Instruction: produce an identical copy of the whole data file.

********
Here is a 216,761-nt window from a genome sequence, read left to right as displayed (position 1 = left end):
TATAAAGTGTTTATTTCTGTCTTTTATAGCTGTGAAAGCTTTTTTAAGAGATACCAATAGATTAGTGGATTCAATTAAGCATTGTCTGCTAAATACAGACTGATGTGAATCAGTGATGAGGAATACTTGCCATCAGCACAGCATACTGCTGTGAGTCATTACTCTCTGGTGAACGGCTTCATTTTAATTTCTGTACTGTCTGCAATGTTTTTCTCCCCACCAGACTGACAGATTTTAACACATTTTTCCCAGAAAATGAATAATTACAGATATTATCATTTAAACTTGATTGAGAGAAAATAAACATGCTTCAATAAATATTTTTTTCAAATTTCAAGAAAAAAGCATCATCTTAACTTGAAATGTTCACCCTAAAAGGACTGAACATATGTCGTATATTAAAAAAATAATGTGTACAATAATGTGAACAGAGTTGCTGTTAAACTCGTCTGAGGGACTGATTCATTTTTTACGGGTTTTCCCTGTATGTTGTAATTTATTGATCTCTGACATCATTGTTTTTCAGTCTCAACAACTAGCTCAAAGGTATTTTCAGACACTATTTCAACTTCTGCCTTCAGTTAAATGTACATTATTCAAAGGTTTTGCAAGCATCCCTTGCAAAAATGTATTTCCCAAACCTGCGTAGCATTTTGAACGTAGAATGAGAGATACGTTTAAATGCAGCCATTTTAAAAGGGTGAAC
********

Here is a 216,761-nt window from a genome sequence, read left to right as displayed (position 1 = left end):
TATAAAGTGTTTATTTCTGTCTTTTATAGCTGTGAAAGCTTTTTTAAGAGATACCAATAGATTAGTGGATTCAATTAAGCATTGTCTGCTAAATACAGACTGATGTGAATCAGTGATGAGGAATACTTGCCATCAGCACAGCATACTGCTGTGAGTCATTACTCTCTGGTGAACGGCTTCATTTTAATTTCTGTACTGTCTGCAATGTTTTTCTCCCCACCAGACTGACAGATTTTAACACATTTTTCCCAGAAAATGAATAATTACAGATATTATCATTTAAACTTGATTGAGAGAAAATAAACATGCTTCAATAAATATTTTTTTCAAATTTCAAGAAAAAAGCATCATCTTAACTTGAAATGTTCACCCTAAAAGGACTGAACATATGTCGTATATTAAAAAAATAATGTGTACAATAATGTGAACAGAGTTGCTGTTAAACTCGTCTGAGGGACTGATTCATTTTTTACGGGTTTTCCCTGTATGTTGTAATTTATTGATCTCTGACATCATTGTTTTTCAGTCTCAACAACTAGCTCAAAGGTATTTTCAGACACTATTTCAACTTCTGCCTTCAGTTAAATGTACATTATTCAAAGGTTTTGCAAGCATCCCTTGCAAAAATGTATTTCCCAAACCTGCGTAGCATTTTGAACGTAGAATGAGAGATACGTTTAAATGCAGCCATTTTAAAAGGGTGAAC